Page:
Scammers Target Free Wi-Fi Locales

LAS VEGAS - Kris Jardon uses a wireless or Wi-Fi connection at UNLV's student union.

"Video games, message boards, e-mail, going to websites," he said.

The history student is connected and can surf on his computer as much as he wants, but he knows he can't be too trusting on public Wi-Fi.

"I wouldn't go on my bank account on public ones," he said.

A few feet away, Jenner Holden – an information security manager with the identity theft protection company LifeLock – uncovered a lot of activity at this Wi-Fi hot spot.

"The first thing an attacker is going to do is what's called "sniffing", just see what's in the air," he said. "Eighty different devices, computers, laptops, iPads, phones - those kinds of things - looking for almost 900 wireless networks."

Holden conducted a special experiment for 8 News NOW. He demonstrated how easy it is to con computer users by digitally deceiving them into hooking up to his laptop. They click on a W-Fi network that looks real, but is a fake network set up by Holden.

"It's an evil twin," he said. "It's pretending to be something that it's not, and you connect to them instead of the legitimate access point. They pass your traffic through."

Holden demonstrated how a crook can grab data right off your computer.

"Passwords, sensitive information like Social Security numbers, birth dates - if you're doing banking or taxes or anything like that," he said.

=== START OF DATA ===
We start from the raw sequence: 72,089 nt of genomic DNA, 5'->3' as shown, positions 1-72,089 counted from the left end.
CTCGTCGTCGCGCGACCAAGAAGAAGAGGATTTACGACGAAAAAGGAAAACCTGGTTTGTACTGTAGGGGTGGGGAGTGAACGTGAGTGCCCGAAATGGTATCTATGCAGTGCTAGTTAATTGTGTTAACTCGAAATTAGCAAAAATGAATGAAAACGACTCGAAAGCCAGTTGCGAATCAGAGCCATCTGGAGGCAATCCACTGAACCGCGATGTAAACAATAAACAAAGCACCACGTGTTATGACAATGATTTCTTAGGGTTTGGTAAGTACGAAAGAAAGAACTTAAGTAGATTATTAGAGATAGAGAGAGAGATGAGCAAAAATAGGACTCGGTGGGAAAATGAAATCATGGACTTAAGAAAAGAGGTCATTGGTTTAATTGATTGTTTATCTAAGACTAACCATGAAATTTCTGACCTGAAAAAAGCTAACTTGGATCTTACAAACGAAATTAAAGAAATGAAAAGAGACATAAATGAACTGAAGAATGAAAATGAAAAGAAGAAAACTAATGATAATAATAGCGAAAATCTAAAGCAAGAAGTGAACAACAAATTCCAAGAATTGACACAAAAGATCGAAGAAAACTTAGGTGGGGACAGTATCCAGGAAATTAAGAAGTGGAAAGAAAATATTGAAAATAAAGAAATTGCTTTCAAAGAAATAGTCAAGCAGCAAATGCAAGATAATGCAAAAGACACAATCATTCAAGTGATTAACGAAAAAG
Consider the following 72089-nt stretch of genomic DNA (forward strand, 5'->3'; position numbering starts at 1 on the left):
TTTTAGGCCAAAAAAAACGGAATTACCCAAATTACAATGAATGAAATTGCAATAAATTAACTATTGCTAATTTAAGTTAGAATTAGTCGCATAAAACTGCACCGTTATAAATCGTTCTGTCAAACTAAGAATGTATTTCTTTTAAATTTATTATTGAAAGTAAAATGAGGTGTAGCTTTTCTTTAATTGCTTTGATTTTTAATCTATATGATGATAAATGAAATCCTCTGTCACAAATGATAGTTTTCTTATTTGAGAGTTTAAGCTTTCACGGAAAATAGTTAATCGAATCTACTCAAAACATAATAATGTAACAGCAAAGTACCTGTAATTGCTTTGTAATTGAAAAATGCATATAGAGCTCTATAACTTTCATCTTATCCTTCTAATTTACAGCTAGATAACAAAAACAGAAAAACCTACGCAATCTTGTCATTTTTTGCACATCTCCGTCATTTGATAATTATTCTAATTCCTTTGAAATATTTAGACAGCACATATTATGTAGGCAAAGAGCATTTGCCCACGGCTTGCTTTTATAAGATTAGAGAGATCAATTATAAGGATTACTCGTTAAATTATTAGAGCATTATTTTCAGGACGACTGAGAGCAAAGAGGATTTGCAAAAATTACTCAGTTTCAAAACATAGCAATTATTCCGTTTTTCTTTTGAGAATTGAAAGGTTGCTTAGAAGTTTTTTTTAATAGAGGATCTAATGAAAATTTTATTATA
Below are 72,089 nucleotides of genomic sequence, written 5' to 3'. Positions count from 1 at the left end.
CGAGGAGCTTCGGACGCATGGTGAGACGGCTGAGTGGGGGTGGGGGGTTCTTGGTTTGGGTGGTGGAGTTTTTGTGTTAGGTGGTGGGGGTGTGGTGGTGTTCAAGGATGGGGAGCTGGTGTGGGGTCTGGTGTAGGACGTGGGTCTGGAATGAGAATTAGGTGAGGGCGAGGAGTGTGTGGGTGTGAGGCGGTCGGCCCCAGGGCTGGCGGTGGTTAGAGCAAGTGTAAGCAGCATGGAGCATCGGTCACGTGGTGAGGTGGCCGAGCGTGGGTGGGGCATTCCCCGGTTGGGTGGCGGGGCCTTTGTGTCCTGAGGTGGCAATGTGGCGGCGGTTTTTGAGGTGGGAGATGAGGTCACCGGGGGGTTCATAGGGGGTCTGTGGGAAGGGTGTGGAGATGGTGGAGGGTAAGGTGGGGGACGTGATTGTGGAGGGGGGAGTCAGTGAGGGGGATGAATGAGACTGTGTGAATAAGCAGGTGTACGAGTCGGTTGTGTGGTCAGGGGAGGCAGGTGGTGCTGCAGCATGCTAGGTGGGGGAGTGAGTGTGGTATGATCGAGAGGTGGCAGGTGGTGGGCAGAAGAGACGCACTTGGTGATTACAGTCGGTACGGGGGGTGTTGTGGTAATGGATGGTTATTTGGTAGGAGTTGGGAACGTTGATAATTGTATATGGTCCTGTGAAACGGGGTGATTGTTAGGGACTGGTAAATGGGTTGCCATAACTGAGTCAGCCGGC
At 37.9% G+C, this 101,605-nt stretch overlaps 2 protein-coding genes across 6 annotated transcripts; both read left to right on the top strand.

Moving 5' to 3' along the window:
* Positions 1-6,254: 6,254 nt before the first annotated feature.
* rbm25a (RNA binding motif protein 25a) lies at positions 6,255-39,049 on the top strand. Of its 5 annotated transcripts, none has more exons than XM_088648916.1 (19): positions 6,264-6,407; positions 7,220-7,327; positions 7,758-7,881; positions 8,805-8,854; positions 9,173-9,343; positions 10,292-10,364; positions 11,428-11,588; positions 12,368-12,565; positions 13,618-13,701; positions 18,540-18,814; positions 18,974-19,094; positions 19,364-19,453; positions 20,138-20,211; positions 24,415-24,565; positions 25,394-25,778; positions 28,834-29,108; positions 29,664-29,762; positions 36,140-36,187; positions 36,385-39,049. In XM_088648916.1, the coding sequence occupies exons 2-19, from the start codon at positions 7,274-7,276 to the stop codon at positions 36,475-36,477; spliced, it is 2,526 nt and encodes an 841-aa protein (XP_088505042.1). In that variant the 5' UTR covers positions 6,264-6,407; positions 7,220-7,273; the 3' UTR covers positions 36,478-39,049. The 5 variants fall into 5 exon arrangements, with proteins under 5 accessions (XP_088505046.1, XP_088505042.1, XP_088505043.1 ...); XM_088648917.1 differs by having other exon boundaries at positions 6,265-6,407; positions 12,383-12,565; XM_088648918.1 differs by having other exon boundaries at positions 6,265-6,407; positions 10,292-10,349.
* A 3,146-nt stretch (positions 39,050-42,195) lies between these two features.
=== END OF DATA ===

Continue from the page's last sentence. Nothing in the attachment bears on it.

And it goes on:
Holden says most public Wi-Fi networks are at risk. "A university, a library, an airport, coffee shop," he said.

Jardon agreed to take part in the demonstration. He signed on to Holden's phony network. The private information he typed appeared on Holden's screen.

"It accurately recorded it, and they definitely would have your information after that, and it's a bit shocking," Jardon said. "I could see a lot of people falling for it."

The next time you pull out your laptop, iPhone, or iPad for free, public Wi-Fi, know it can be risky.

"Am I just reading the news? Maybe I'm okay with that. Am I going to do my banking? Maybe I don't want to do that. Maybe I'll wait until I get home to do that," Holden said.

Crooks will often park outside businesses, complexes, and schools when they set up the phony Wi-Fi connections. They will then steal your private information as you type it in real time.

No one's private information or passwords were compromised as a result of the 8 News NOW demonstration.


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